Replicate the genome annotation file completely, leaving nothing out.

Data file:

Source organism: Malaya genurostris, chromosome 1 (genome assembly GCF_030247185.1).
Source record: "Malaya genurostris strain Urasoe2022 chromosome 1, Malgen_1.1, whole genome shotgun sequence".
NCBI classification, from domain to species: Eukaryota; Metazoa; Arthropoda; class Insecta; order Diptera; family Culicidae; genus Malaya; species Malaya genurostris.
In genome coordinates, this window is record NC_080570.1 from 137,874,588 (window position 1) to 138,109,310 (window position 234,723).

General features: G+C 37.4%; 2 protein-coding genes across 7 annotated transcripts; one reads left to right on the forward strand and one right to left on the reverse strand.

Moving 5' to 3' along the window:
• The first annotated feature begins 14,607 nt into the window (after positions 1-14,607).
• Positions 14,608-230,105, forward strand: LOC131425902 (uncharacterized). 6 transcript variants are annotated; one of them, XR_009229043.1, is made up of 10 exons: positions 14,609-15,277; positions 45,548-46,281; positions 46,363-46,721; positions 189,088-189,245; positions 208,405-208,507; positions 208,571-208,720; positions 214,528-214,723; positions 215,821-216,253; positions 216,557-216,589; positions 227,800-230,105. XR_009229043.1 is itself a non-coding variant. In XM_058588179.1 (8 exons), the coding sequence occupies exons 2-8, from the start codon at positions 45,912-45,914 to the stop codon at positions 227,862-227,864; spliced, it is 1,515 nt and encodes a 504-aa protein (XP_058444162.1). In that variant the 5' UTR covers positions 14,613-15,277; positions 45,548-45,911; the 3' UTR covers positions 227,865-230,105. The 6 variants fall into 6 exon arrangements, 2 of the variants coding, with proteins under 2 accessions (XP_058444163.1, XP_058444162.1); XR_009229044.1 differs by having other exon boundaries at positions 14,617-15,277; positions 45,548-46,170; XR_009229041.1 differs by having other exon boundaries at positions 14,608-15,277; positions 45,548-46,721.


Source organism: Malaya genurostris, chromosome 1 (genome assembly GCF_030247185.1).
Source record: "Malaya genurostris strain Urasoe2022 chromosome 1, Malgen_1.1, whole genome shotgun sequence".
NCBI classification, from domain to species: Eukaryota; Metazoa; Arthropoda; class Insecta; order Diptera; family Culicidae; genus Malaya; species Malaya genurostris.
In genome coordinates, this window is record NC_080570.1 from 137,874,588 (window position 1) to 138,109,310 (window position 234,723).

General features: G+C 37.4%; 2 protein-coding genes across 7 annotated transcripts; one reads left to right on the forward strand and one right to left on the reverse strand.

Moving 5' to 3' along the window:
• The first annotated feature begins 14,607 nt into the window (after positions 1-14,607).
• Positions 14,608-230,105, forward strand: LOC131425902 (uncharacterized). 6 transcript variants are annotated; one of them, XR_009229043.1, is made up of 10 exons: positions 14,609-15,277; positions 45,548-46,281; positions 46,363-46,721; positions 189,088-189,245; positions 208,405-208,507; positions 208,571-208,720; positions 214,528-214,723; positions 215,821-216,253; positions 216,557-216,589; positions 227,800-230,105. XR_009229043.1 is itself a non-coding variant. In XM_058588179.1 (8 exons), the coding sequence occupies exons 2-8, from the start codon at positions 45,912-45,914 to the stop codon at positions 227,862-227,864; spliced, it is 1,515 nt and encodes a 504-aa protein (XP_058444162.1). In that variant the 5' UTR covers positions 14,613-15,277; positions 45,548-45,911; the 3' UTR covers positions 227,865-230,105. The 6 variants fall into 6 exon arrangements, 2 of the variants coding, with proteins under 2 accessions (XP_058444163.1, XP_058444162.1); XR_009229044.1 differs by having other exon boundaries at positions 14,617-15,277; positions 45,548-46,170; XR_009229041.1 differs by having other exon boundaries at positions 14,608-15,277; positions 45,548-46,721.